What about Add-On Modules?

Some manufacturers offer add-on GFPE modules for their lower amp frame thermal-magnetic molded-case circuit breakers. These modules are typically fault-powered, in which case they may be backfed.

Add-on "earth-leakage” modules for lower amp frame thermal-magnetic molded-case circuit breakers providing low level GFPE are also offered by some manufacturers. These modules are not suitable for backfeeding as they are line-powered devices. The OFF end terminals on these modules are marked "load” (see figure 3).

The circuit breakers are not marked "line” and "load,” however, the add-on modules are marked "load” on the end with the lugs. The earth-leakage module shown in figure 3 may only be connected to the OFF end of a circuit breaker.

What about Ground-Fault Circuit Interrupters?

MCBs may also be equipped with ground-fault protection for personnel, in which case they are called ground-fault circuit interrupter (GFCI) circuit breakers. GFCIs have a nominal 5 mA ground-fault trip level. Once again, because of the low ground-fault trip level of these circuit breakers, their electronic circuitry must be line-powered. Similar to MCBs equipped with GFPE, these circuit breakers also have a distinctive white "pigtail” wire intended for connection to the panelboard neutral bar. Like MCBs with GFPE, they will be damaged under a ground-fault condition if they are backfed. For this reason the terminals on these circuit breakers are also marked "line” and "load.”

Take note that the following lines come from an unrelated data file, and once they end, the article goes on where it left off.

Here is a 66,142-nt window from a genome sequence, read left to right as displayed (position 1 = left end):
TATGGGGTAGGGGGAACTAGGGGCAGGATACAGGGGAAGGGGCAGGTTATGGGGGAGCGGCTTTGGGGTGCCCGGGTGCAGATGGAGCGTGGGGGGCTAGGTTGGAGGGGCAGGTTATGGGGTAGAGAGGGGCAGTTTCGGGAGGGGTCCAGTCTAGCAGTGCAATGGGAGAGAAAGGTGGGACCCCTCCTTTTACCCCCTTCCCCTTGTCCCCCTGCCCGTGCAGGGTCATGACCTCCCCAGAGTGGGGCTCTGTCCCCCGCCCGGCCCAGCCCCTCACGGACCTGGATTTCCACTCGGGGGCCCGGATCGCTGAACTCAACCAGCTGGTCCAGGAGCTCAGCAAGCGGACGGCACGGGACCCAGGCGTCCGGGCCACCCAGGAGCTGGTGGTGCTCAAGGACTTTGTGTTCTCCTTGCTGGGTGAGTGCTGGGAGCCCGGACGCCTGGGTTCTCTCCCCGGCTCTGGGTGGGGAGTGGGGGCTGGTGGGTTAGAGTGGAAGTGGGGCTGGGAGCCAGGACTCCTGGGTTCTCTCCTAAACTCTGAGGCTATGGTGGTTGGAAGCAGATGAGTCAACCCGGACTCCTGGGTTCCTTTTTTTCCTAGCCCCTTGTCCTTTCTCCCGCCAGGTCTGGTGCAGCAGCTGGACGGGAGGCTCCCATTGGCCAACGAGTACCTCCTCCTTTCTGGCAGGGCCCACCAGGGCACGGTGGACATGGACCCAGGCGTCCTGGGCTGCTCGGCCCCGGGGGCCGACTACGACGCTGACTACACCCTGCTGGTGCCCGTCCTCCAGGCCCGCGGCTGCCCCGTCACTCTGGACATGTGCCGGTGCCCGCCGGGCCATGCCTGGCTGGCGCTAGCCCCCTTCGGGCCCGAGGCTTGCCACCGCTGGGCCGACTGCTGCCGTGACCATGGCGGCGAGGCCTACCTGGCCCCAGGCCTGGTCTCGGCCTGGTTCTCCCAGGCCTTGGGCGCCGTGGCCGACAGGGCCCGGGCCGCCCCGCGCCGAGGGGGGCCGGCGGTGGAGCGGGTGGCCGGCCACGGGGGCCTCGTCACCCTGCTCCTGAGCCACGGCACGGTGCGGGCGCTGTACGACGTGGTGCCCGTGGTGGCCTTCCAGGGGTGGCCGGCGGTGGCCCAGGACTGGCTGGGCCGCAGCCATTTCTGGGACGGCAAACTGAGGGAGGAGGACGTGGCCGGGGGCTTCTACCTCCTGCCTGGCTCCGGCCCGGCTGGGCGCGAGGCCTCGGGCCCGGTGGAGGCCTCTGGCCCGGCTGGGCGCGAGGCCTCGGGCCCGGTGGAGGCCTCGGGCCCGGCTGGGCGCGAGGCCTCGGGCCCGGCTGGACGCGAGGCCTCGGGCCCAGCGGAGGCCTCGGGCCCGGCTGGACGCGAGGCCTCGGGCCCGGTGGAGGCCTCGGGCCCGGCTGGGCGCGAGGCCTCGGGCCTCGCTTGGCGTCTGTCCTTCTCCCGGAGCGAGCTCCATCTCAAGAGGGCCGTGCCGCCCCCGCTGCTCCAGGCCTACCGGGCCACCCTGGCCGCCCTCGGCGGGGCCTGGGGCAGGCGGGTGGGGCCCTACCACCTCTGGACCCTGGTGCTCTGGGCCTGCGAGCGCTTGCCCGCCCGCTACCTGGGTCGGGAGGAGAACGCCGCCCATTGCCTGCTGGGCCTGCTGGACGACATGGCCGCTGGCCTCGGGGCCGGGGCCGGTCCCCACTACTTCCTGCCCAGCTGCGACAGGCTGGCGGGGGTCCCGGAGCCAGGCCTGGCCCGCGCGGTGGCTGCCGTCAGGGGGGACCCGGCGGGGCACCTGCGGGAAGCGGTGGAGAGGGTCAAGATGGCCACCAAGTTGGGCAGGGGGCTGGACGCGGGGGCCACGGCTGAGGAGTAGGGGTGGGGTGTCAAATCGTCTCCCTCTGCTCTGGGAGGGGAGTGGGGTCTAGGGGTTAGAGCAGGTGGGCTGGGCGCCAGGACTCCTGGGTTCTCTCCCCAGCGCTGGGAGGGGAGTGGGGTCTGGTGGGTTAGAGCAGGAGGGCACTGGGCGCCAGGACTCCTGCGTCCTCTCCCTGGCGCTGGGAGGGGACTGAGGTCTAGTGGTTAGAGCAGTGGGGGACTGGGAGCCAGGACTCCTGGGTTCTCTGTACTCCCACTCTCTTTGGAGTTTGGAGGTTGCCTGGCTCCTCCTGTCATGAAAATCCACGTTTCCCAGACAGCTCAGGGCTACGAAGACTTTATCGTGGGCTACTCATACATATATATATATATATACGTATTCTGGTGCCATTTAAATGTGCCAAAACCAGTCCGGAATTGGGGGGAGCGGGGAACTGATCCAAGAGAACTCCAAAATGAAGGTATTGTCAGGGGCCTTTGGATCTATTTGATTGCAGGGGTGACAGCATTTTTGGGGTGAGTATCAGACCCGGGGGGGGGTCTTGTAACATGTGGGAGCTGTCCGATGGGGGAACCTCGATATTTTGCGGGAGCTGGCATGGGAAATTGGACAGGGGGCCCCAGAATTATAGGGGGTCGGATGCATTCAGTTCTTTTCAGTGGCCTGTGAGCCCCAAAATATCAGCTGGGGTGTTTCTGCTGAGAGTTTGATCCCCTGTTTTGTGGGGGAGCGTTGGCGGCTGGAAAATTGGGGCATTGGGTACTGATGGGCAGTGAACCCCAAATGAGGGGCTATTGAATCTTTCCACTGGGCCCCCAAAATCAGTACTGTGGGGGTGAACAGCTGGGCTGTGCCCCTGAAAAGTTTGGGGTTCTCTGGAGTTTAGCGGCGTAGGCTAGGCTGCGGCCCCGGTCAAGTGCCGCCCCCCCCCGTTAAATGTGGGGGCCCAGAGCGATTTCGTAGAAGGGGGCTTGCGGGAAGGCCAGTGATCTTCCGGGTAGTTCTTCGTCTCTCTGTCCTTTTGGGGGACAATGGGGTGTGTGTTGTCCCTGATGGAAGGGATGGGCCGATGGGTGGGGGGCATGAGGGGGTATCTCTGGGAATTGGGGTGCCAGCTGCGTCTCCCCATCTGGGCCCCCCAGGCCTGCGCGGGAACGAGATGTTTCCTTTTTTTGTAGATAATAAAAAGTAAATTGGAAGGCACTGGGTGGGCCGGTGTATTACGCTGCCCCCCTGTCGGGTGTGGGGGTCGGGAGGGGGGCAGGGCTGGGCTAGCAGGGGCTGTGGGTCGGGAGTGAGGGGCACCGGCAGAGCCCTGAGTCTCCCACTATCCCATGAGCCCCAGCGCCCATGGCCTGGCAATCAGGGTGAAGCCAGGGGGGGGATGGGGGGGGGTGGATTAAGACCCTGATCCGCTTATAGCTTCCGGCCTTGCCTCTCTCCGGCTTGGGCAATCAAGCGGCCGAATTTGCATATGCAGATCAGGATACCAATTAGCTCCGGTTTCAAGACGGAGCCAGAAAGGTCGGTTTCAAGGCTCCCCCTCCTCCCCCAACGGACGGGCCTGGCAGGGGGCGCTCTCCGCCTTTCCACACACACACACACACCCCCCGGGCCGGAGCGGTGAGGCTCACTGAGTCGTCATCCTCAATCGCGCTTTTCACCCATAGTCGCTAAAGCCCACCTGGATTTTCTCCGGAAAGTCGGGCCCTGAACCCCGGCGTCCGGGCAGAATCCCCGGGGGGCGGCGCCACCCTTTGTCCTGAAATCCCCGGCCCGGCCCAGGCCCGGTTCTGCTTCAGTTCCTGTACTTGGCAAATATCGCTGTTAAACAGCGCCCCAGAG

What about GFPE That Is Not a Circuit Breaker?

This is equipment that is only covered by the UL Standard for Ground Fault Sensing and Relaying Equipment, UL 1053, and has not been investigated for compliance with the UL 489 standard for molded-case circuit breakers. Testing under UL 1053 is conducted with the device connected in accordance with the manufacturer’s instructions. Equipment covered under this category is suitable for backfeeding when marked as such.